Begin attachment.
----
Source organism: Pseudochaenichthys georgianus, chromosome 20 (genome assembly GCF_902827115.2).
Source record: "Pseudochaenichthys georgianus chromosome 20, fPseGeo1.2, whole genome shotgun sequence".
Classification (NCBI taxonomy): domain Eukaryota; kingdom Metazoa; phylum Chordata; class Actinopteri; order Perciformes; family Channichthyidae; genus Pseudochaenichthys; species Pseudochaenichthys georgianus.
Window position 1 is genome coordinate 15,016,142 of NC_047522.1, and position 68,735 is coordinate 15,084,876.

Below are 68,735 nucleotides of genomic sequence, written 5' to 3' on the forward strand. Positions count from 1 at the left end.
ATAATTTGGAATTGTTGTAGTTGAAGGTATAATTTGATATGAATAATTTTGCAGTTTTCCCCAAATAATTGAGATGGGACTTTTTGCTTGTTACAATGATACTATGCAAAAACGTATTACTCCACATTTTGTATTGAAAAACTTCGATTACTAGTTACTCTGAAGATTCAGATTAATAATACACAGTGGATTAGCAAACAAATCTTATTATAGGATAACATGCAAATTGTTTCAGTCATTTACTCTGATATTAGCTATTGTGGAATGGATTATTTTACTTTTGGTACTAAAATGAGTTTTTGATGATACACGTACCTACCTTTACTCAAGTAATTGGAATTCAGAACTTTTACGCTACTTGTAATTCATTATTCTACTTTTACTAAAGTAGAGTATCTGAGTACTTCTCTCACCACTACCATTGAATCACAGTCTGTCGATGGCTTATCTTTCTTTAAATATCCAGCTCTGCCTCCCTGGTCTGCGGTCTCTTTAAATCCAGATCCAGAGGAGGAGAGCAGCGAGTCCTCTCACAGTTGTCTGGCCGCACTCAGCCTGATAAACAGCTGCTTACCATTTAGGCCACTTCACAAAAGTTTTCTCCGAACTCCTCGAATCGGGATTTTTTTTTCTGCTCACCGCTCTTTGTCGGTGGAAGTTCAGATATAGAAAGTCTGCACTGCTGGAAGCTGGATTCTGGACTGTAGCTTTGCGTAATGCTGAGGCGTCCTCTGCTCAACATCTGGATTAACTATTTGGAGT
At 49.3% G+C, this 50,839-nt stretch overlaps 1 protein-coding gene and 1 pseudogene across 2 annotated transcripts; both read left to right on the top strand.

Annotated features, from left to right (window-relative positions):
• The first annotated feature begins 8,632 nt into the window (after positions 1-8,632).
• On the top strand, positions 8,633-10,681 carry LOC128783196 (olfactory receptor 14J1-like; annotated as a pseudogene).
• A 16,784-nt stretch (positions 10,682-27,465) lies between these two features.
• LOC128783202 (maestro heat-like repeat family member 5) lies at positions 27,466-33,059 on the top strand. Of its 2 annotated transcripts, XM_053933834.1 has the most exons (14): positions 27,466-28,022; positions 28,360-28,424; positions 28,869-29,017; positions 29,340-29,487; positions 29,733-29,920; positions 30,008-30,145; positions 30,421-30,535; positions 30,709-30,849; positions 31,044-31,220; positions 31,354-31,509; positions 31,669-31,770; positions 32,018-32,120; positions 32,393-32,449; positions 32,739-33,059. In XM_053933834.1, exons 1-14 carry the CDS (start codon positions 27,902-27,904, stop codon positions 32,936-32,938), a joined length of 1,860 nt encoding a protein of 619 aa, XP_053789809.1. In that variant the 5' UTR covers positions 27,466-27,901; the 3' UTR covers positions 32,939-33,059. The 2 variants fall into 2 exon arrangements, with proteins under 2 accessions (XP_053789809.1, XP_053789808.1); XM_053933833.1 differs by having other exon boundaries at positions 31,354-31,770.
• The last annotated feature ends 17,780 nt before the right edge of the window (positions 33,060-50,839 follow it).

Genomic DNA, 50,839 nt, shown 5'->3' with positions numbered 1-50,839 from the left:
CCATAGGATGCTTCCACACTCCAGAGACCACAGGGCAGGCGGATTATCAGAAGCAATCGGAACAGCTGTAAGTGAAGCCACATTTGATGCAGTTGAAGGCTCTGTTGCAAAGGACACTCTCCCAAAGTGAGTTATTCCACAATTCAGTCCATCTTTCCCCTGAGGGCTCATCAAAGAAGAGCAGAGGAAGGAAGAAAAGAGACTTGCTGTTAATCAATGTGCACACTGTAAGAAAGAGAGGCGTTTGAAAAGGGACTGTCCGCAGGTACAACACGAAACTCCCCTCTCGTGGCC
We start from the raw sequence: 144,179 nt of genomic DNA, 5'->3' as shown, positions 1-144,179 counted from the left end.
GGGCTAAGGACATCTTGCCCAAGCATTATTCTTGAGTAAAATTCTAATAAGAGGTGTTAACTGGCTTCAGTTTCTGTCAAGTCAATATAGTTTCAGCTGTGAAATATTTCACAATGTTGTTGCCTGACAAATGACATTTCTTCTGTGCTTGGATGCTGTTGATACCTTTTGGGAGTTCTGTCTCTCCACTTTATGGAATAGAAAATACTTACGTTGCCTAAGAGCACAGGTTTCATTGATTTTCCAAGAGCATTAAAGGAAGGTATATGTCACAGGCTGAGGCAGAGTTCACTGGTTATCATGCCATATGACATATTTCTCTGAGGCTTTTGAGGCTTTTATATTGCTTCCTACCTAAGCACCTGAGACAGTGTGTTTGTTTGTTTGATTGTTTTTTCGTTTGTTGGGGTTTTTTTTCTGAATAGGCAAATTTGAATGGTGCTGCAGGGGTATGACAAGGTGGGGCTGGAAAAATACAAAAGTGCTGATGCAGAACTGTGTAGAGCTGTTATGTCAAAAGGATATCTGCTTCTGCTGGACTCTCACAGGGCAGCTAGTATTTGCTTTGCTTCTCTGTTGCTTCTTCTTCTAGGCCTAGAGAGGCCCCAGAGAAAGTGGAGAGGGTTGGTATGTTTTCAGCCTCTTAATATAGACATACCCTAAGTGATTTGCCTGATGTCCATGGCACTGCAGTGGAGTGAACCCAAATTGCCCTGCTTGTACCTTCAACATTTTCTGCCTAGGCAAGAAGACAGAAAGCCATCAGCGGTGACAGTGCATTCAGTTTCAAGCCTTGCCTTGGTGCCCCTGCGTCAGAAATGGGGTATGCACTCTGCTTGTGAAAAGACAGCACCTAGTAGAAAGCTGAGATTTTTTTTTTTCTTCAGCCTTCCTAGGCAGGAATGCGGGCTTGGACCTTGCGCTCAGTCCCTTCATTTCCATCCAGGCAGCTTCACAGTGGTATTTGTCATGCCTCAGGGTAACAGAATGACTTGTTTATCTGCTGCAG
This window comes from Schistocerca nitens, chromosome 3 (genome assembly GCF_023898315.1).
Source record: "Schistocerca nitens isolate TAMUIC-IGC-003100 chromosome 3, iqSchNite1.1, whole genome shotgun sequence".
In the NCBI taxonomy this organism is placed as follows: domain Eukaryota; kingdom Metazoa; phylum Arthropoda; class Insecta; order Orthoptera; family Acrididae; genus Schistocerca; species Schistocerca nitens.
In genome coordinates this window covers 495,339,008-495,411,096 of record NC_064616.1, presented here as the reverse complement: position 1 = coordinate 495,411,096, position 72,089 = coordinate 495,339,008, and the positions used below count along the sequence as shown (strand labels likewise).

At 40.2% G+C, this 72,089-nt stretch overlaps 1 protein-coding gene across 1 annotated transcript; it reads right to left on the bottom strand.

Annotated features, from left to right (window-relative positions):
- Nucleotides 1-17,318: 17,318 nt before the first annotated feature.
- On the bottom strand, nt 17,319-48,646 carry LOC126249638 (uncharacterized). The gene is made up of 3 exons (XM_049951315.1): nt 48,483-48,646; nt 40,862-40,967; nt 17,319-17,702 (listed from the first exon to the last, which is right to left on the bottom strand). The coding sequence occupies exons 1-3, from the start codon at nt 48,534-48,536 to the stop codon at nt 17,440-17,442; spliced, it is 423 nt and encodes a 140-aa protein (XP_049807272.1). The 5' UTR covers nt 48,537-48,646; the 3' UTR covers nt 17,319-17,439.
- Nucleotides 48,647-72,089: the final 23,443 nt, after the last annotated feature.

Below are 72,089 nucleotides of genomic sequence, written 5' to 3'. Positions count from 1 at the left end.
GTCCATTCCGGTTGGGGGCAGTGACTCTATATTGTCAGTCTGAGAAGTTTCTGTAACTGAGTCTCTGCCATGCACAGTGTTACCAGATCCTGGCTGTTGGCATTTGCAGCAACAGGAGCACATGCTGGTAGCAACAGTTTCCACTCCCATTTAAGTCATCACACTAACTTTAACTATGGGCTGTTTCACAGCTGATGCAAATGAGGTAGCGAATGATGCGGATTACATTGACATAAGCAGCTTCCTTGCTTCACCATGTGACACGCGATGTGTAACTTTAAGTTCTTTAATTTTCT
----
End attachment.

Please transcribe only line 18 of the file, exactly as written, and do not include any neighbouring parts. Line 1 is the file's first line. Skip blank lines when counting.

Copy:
This window comes from Schistocerca nitens, chromosome 3 (genome assembly GCF_023898315.1).